Stark rise in the number of cancer diagnoses over 20 years

Picture: Rui Vieira/PA Wire

Picture: Rui Vieira/PA Wire

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THE NUMBER of people diagnosed with cancer over the last two decades has risen by 12 per cent, Cancer Research UK has said.

Between 2011 and 2013 there were 603 cases diagnosed out of every 100,000 people living in Britain - this compares to 540 per 100,000 people between 1993 and 1995.

In the last decade alone, incidence rates in Yorkshire and the Humber, have increased 5 per cent - from 596 per 100,000 people in 2001-2003 to 628 per 100,000 people in 2011-2013.

Every year, 29,500 people are diagnosed with cancer in Yorkshire and the Humber - the equivalent of 81 a day.

But the charity said that even though the chances of getting cancer have increased, the chances of surviving the disease have also climbed.

Earlier diagnosis, screening programmes, better tests and treatments have all led to the chances of surviving cancer doubling over the last 40 years.

“People are living longer so more people are getting cancer,” said Nick Ormiston-Smith, Cancer Research UK’s head of statistical information.

“But the good news is more people are surviving their cancer.

“There’s still a huge variation in survival between different cancer types and there’s a lot of work to do to reach Cancer Research UK’s ambition for three in four patients to survive their disease by 2034.”

In 2013 there were about 352,200 people diagnosed with cancer across the UK - with 179,000 men diagnosed with the disease compared to 173,000 women.

Professor Peter Johnson, the charity’s chief clinician, said: “People often think cancer is down to their genes or just bad luck. Although genes do play a role there are still many things people can do to reduce their cancer risk. The most important is to not smoke. Most people know smoking causes lung cancer, but it’s also linked to at least 13 other types.

“We also know that maintaining a healthy body weight, exercising and eating a healthy balanced diet is important.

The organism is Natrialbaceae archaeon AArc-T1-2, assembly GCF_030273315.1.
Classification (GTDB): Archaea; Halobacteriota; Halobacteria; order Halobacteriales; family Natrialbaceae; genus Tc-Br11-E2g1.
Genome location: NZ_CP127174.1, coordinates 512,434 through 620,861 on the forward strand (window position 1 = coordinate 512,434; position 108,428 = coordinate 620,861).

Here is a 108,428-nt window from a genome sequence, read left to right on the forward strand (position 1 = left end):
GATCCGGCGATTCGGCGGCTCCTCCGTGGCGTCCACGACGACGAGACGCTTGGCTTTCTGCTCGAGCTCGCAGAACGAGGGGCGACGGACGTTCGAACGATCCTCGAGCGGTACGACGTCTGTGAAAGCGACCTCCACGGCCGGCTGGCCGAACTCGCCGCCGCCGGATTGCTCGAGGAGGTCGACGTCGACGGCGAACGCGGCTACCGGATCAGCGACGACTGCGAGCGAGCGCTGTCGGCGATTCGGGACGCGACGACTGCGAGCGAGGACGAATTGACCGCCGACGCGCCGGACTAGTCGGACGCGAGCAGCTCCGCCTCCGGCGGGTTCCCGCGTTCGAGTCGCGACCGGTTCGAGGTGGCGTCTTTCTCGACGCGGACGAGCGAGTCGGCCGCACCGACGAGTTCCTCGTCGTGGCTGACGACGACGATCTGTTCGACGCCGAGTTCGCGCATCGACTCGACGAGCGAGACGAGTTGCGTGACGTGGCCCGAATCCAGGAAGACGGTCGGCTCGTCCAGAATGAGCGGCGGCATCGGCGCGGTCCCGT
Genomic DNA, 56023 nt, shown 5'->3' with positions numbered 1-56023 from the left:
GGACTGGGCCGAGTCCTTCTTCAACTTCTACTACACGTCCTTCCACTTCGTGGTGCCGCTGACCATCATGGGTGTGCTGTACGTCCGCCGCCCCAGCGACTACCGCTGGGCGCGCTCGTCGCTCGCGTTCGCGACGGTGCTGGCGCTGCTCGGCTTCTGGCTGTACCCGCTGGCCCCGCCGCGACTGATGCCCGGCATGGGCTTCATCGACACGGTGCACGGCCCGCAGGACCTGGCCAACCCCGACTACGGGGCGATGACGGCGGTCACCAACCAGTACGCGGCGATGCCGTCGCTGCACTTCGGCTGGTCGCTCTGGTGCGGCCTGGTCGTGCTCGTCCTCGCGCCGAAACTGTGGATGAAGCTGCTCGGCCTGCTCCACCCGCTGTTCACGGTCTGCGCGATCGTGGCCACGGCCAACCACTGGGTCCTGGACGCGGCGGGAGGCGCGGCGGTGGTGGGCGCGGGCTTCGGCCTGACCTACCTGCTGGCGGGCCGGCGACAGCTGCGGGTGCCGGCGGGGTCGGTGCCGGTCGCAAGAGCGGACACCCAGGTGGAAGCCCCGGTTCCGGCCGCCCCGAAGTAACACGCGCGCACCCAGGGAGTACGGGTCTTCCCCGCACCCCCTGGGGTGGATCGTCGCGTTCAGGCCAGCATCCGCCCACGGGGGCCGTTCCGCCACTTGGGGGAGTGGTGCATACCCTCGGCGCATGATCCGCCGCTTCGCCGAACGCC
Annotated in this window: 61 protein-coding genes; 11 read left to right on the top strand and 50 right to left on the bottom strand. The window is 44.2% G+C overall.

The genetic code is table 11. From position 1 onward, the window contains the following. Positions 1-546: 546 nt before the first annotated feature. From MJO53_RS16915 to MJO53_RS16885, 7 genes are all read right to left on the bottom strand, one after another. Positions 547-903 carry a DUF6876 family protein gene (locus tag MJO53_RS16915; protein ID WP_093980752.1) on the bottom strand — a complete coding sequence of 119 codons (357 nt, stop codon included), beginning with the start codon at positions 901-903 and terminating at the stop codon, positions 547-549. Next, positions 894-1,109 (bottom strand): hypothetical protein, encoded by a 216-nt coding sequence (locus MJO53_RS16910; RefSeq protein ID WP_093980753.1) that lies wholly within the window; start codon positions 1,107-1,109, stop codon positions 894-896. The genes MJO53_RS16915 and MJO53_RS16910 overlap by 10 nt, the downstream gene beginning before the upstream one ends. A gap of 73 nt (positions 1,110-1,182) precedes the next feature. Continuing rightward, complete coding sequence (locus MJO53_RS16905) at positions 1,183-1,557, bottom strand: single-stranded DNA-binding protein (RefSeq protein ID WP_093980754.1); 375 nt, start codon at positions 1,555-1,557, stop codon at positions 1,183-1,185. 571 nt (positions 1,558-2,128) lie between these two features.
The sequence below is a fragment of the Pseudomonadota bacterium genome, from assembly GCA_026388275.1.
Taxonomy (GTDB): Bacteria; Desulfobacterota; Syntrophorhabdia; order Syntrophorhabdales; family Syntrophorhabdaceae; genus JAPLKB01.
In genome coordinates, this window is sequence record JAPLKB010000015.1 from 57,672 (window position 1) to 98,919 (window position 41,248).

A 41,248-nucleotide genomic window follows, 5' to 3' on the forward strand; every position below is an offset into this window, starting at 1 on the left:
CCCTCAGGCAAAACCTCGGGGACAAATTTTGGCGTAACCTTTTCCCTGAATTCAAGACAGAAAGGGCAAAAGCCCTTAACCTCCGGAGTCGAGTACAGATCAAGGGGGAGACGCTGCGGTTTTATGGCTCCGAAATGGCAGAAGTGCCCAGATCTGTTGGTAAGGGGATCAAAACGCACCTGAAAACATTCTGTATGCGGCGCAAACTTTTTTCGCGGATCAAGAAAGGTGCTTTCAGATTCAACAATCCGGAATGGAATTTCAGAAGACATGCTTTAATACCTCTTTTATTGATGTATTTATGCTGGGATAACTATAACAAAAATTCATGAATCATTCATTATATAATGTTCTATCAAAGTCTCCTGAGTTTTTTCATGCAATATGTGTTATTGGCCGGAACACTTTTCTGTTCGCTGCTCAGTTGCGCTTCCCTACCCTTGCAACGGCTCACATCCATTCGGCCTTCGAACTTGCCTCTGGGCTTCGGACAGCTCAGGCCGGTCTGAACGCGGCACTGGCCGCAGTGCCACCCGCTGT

“There is no guarantee against cancer but there are things we can do to make us less likely to get it, and things that the Government can do help us to make the right choices and protect future generations.”

Yesterday The Yorkshire Post reported on a potentially revolutionary therapy that trains the immune system to attack cancer.

American researchers have reported “extraordinary” results in early trials involving terminally-ill patients.

In one study 94 per cent of participants with acute lymphoblastic leukaemia (ALL) saw their symptoms vanish completely.

Patients with other blood cancers saw response rates greater than 80 per cent, with more than half experiencing complete remission.

The technique involves removing immune cells called T-cells from patients, tagging them with “receptor” molecules that target cancer, and infusing them back in the body.

Scientists screened genetically engineered mice for the targeting molecules, known as chimeric antigen receptors or Cars. Once attached to the T-cells, they reduce the chances of the cancer being able to shield itself from the immune system.

Lead scientist Professor Stanley Riddell, from the Fred Hutchinson Cancer Research Center in Seattle, said: “This is unprecedented in medicine to be honest, to get response rates in this range in these very advanced patients.”

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